RACHMANINOFF: Piano Concerto No. 1 in F-sharp minor, Op. 1. Piano Concerto
No. 3 in D minor, Op. 30. The Silver Sleigh Bells. Vocalise, Op. 34 No. 14
SCHUBERT: Sonata in A, D 959. Minuet in A D 334. Menuet in E D 335.
Minuet in C-sharp minor D 600.
BRAHMS: Fantasias, Op. 116. Intermezzos, Op. 117. Clavierstücke, Op.
118. Scherzo in E flat minor, Op. 4.
Three of today's titans of the keyboard are featured here. The amazing Russian Daniil Trifonov concludes his Rachmaninoff series with Yannickk Nézet-Séguin and the Philadelphia Orchestra with this disk that offers Concertos 1 and 3, plus two solos. hese are The Silver Sleigh Bells from The Bells, and Vocalise, Op. 34 No. 14 both arranged for solo piano by Trifonov. There is the expected fire and virtuosity in both off the concertos. These are superb performances that will not disappoint Trifonov's admirers. I find the audio for the concertos disappointing. Both were recorded in Philadelphia's Kimmel Center, an acoustic challenge for engineers. The rich piano/ orchestra sound is somewhat veiled. Recently I listened to the near-definitive Rachmaninoff recordings made by Earl Wild with Horenstein and the Royal Philharmonic. Those recordings made in 1965 more than a half-century ago (!) sound better than this brand new digital revording. Trifonov deserves better engineering.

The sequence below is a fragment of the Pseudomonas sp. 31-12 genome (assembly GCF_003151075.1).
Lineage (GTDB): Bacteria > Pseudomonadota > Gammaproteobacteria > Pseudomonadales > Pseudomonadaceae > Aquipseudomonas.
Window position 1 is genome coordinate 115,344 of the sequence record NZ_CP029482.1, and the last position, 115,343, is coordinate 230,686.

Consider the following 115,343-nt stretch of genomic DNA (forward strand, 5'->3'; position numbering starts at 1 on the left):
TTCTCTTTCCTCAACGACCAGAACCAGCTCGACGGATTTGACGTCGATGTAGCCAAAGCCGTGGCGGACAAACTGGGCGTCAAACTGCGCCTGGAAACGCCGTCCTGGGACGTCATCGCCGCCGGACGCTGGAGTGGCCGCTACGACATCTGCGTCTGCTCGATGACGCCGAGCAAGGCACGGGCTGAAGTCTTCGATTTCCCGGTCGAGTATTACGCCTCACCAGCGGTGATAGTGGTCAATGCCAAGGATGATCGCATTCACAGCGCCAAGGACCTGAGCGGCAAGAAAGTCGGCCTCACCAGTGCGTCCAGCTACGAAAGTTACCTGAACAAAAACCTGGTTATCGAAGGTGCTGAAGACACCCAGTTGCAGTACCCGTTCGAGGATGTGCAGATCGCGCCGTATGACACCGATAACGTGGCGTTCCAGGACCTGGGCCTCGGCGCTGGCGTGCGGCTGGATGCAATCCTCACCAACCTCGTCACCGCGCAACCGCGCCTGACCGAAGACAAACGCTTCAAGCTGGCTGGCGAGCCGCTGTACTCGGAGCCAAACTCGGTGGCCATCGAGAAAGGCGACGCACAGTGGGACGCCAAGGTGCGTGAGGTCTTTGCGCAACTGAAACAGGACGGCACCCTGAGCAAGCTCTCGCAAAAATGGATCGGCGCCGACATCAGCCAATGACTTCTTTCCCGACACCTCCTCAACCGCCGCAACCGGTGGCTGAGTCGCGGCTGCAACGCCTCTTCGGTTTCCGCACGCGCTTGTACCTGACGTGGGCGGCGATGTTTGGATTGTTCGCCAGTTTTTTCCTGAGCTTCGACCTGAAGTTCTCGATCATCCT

About two decades ago Russian pianist Arcadi Volodos dazzled the musical world, particularly with his blazing performance of Rachmaninoff Concerto No. 3 at the BBC Proms. As an encore on that occasion he astounded the audience with his transcription of Mozart's Turkish March which since then has been a virtuoso showcase for many pianists. I had the pleasure of meeting Volodos in 2001 when he came to Baltimore to perform Prokofiev's Concerto No 2 with the Baltimore Symphony. I found him to be a warm, friendly individual. There is a feature on this site about his visit to Baltimore (FEATURE). Volodos' career continues to flourish, but he has made surprisingly few recordings. His latest, this Schubert collection while not virtuoso showpieces, show him to be a profound, sensitive musician. The only disappointment here is the meager playing time, less than an hour.
In 1970 Garrick Ohlsson was the first - and only - American pianist
to win first prize in the International Frederick Chopin competition.
that time, his career has flourished, and he has made numerous recordings
including all music of Chopin. Many of his recordings have been
praised on this site. On this new disk he turns to Brahms and offers
assured performances of the composer's late works, the seven Fantasies,
Op. 116. the three Intermezzos, Op 117, and six Klaviestücke, Op 118.
The program ending with one of Brahms' earliest works, Scherzo
in E flat minor, Op. 4.
R.E.B. (December 2019)